The European Union unveiled its biggest defense funding and research plan in more than a decade on Wednesday to reverse billions in cuts and send a message to U.S. President-elect Donald Trump that it wants to pay for its own security.
Part of a broader push to revitalize defense cooperation, the European Commission proposed a 5 billion-euro ($5.3 billion) fund to let governments club together to buy new helicopters and planes to lower costs.
Another plan to let the EU's common budget and its development bank invest in military research would open the door to new drones, cyber warfare systems and other hi-tech gear, EU officials said.
"This is not about an EU army, this is not about spending on the military instead of social security," European Commission Vice President Jyrki Katainen said. "We face multiplying threats and we must act," the former Finnish premier said, stressing that all assets developed would belong to national governments.
The main proposal is an investment fund for defense, which could allow EU governments that pay in to also borrow from it.
There were no immediate details on how the bloc planned to persuade member states to move away from the current system, where many pursue their own defense projects, favoring local manufacturers and duplicating efforts.
"Only new common armaments' programs will guarantee the survival of our defense industry," said German center-right EU lawmaker Michael Gahler. "What is missing are cooperative programs," he said.
The bloc has 19 types of armored infantry fighting vehicles, compared with one in the United States. Wasted funds amount to 25 billion euros a year, according to Commission data.
However, big EU countries such as Germany, which has one of the world's largest defense industries, stand to gain most from the Commission's proposals, with smaller nations at greater risk of losing business, some EU officials concede.
One proposal is for the fund, which would require an intergovernmental treaty to be set up, to raise capital on financial markets by issuing bonds, with the Commission offering to run the fund but taking no ownership of it.
In a gesture to indebted France and Italy, government capital in the fund that is not spent directly on purchasing equipment could be excluded from national budget deficits that EU rules require to be less than 3 percent of economic output.
The Commission said it was also time to lift restrictions on using its budget for military research - proposing 500 million euros a year could be spent on innovation from 2021.
A 90-million-euro pilot plan is set to get under way next year and the Commission could potentially allocate 3.5 billion euros from the budget between 2021 and 2027.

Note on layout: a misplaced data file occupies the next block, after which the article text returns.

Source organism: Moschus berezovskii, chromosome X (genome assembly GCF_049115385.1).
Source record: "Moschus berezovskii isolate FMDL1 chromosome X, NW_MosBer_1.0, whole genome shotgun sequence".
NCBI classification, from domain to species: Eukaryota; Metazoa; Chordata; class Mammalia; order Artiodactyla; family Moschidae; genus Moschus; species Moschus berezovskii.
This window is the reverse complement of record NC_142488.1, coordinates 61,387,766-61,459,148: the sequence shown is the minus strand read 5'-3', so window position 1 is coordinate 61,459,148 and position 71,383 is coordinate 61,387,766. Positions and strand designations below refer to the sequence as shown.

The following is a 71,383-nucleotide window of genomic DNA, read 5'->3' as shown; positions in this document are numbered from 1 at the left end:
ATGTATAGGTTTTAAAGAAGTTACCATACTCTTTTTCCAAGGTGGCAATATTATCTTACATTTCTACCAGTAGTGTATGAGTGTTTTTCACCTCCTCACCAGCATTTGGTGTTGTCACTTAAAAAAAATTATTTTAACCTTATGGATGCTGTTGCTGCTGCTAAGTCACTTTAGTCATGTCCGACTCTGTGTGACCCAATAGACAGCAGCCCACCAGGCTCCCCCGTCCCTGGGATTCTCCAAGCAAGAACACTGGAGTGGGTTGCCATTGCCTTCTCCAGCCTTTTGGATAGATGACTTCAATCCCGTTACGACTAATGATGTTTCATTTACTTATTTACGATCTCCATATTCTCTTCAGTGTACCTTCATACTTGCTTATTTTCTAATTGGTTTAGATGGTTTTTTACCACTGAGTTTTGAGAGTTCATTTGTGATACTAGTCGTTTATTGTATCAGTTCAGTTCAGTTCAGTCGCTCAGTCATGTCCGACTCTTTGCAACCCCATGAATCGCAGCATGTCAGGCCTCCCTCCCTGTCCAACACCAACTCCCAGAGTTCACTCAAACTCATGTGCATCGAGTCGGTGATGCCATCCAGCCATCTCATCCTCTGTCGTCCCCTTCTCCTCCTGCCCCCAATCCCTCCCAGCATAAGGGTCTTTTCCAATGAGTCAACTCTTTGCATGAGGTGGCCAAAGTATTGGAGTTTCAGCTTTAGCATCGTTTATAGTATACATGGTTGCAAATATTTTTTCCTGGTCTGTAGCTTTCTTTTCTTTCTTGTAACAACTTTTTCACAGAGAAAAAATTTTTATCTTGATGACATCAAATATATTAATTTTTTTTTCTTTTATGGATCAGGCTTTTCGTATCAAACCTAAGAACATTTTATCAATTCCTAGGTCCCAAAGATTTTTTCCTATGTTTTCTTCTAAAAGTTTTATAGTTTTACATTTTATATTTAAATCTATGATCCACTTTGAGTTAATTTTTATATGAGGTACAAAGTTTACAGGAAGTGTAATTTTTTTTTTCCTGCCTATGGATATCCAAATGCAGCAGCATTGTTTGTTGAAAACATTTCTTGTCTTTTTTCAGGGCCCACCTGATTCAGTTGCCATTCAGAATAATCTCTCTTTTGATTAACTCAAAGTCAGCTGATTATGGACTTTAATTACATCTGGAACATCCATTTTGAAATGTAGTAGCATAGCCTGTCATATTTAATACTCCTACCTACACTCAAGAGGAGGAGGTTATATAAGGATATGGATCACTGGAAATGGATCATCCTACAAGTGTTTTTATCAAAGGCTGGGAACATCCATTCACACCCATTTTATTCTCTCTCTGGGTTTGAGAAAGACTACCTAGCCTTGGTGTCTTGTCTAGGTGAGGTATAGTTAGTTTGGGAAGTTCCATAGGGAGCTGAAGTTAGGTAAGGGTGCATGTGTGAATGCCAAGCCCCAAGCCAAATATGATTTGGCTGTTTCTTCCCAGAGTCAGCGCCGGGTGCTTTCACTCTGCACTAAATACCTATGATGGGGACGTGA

"It won't be easy but we need to spend better by spending together," said EU Industry Commissioner Elzbieta Bienkowska, adding that money would be for agreed projects, not an open invitation for broad research.
To help smaller companies, the European Investment Bank could also finance innovation if a majority of governments agree to remove the ban on backing military projects, possibly as early as next year.
Defense research spending by EU governments has fallen by a third since 2006, leaving the EU reliant on the United States for advanced warfighting equipment.
During the U.S. election campaign, Trump questioned whether the United States should protect allies seen as spending too little on their defense, raising fears that he could weaken support for NATO at a time of heightened tensions with Russia.
A report by the German military seen by Reuters showed its Tornado jets were ready for use just 44 percent of the time and its newer Eurofighters had a readiness rate of 52 percent.
An earlier Commission plan in 2003 failed to win over governments; Britain, especially, has argued that deeper EU defense integration could undermine NATO. This time around, France, Germany and Italy are hoping that Britain's decision to quit the bloc will remove a barrier to deeper cooperation.
Britain's pending departure removes one of the biggest contributors to the EU budget, but a British diplomat said that London may seek to collaborate on defense research from outside the bloc because it sees the need for European capabilities.
"We have made clear that we are likely to want a close relationship on foreign and security policy, so it is possible," the diplomat said.
In what could be a precedent, nations outside the European Union can take part in the bloc's non-military research program, called Horizon 2020.
Involvement in the proposed defense fund was less likely, the diplomat said. But Geoffrey Van Orden, a former British army brigadier who is now a Conservative Party lawmaker in the European Parliament, said Britain would not want to lose access to EU markets as a major weapons manufacturer.
"We wouldn't want to see a major market being closed."